The Interview Series: Dr. Chara H. Bohan, Curriculum and Teaching Dialogue Editor and AATC Past President

As a I reflect on my interview with AATC Past President, Dr. Chara H. Bohan, I am filled with joy and gratitude for her invitation to AATC in 2014. Dr. Bohan served as my PhD advisor and still currently serves as my tenure track/mom/ life advisor. AATC is a special conference for our academic family. In addition to the wonderful programmings, the conference serves as a reunion with my classmates and our beloved advisor.

Our conversation was wonderful as always. I am thankful we still talk several times a month. We had just spoken a few days before the interview. Yes, I still call her Dr. Bohan. I cannot bring myself to call her Chara… maybe one day? I’ll be paraphrasing our interview as we got off on personal tangents. 

Interviewed by Dr. Aubrey B. Southall

What do you think about when you are driving in your car alone?

Dr. Bohan’s commute is 45 minutes to an hour most days as she lives in the Atlanta suburbs and Georgia State University is in downtown Atlanta.

Dr. Bohan spoke about how she likes to make her time in the car educational. She enjoys listening to NPR and various podcast. She recently has enjoyed listening to Teaching Hard History and News in Slow French. Both of these podcast are very representative of Dr. Bohan’s current work and family life. Dr. Bohan along with Dr. Rob Baker, have run two NEH summer institutes on slavery and the Constitution. They are currently writing a book (Peter Lang) with Dr. LaGarrett King on the topic as well. Additionally, Paris is one of Dr. Bohan’s favorite cities. She had just returned from a trip when we spoke. Her husband works for a French company, which allows for yearly trips. Dr. Bohan also studied abroad in France and has fond memories of her host family.

When Dr. Bohan is not listening to NPR or podcast, she is reflecting on the day ahead. She is going over her courses and upcoming assignments. Dr. Bohan commented that she does not typically zone out in the car. She likes to use her car time wisely.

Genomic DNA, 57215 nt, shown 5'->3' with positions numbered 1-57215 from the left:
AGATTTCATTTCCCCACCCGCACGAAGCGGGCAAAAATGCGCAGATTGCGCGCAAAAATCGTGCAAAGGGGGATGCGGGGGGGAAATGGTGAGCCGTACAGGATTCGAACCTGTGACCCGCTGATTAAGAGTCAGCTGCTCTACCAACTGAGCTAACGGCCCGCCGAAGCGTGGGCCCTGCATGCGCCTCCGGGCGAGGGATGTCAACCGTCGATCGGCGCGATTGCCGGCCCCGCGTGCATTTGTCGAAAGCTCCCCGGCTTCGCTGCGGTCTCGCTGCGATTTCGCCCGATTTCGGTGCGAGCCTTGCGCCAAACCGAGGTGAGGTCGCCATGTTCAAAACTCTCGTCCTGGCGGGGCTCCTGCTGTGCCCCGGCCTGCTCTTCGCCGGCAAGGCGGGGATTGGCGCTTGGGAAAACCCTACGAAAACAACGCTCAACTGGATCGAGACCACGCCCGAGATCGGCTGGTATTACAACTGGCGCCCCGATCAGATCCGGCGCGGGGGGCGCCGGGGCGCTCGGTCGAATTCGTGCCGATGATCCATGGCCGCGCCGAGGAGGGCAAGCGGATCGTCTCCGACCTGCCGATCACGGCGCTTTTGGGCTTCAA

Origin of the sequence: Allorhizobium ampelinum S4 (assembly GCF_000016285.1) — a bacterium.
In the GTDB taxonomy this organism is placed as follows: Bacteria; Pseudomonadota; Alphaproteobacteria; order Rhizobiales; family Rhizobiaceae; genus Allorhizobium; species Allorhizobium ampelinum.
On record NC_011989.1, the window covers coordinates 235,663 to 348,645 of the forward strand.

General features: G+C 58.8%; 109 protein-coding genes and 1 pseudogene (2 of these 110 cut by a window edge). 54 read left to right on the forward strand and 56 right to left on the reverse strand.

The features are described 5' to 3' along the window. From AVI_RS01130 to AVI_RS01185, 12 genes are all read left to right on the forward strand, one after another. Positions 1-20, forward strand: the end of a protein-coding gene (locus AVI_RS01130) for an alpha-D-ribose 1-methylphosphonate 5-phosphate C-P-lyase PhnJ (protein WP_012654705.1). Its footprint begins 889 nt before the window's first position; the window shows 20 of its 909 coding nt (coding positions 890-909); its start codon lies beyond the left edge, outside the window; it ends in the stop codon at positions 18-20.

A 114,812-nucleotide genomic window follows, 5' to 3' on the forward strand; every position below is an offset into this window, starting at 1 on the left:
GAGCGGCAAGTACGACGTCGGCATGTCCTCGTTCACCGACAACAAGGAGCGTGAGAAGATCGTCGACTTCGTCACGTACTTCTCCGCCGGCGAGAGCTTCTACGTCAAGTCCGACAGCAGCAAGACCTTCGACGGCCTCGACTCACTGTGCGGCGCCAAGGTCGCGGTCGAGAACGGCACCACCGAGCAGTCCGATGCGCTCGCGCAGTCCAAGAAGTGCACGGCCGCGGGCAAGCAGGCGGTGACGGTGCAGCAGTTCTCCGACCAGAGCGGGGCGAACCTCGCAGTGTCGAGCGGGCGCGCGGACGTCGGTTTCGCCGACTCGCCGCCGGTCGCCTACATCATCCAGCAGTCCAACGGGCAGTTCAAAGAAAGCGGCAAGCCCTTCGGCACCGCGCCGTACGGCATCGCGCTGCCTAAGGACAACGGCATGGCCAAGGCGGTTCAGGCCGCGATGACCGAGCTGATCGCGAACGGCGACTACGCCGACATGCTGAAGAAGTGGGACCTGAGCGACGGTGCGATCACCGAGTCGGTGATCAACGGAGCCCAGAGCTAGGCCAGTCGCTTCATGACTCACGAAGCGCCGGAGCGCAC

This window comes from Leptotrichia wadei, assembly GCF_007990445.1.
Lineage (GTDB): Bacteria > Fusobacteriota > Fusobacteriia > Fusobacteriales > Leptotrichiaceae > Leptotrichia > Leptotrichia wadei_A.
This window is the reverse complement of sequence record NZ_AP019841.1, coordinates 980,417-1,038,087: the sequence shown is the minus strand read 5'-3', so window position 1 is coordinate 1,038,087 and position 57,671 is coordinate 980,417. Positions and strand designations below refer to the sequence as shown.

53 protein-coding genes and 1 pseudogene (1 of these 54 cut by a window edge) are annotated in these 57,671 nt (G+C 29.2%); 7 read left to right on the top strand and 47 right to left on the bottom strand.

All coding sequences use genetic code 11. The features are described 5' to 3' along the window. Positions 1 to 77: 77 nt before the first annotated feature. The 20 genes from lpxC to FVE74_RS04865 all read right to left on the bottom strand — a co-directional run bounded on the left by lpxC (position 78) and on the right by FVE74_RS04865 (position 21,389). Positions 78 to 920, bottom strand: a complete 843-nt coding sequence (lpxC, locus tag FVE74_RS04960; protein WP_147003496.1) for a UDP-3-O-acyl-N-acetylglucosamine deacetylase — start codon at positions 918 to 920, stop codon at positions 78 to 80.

How do you go about dealing with criticism? What advice do you have for young scholars?

Rejection is a topic Dr. Bohan often discussed in class. When asked about criticism, she connected the topic to article submission and publication. We were all required to publish before graduation, so rejection was something many of my peers and I faced first-hand. Dr. Bohan would share her stories of rejection as well.

Dr. Bohan’s advice:

  • The first initial reaction is to be a little hurt. This is ok!
  • Second, take the criticism and work to improve the article.
  • If it’s a reject, fix the article, and submit somewhere else.
  • Remember the story of The Little Engine that Could. If you first you don’t succeed try, try again.
  • Persistence is an important attribute of higher ed.
  • Use criticism as motivation to improve.

What issue(s) in education are you writing about or thinking about right now?

As mentioned above, Dr. Bohan is working on a project with Dr. Rob Baker and Dr. LaGarrett King. The goal of the book is to help teachers understand ways to teach American Slavery. She believes this is such an important topic that should not be avoided, but taught well.

Dr. Bohan is always working on submitting articles about the Atlanta Nine with one of my former classmates, Tanya Crawford. Most recently, Dr. Bohan along with another one of my classmates, Dr. Lauren Bradshaw, and current student Wade Morris, published an article on Mint Julep textbooks.

What is your favorite quote?

If you have had many conversations with Dr. Bohan, you know she is fascinated with Thomas Jefferson. She gives all her students two-dollar bills at graduation. The bill serves as a nice reminder of our studies and to persist in reading and writing.

The quote she gave was fitting as her bookshelves are full and she is always adding to her collection.

“I cannot live without books.” Thomas Jefferson, 1815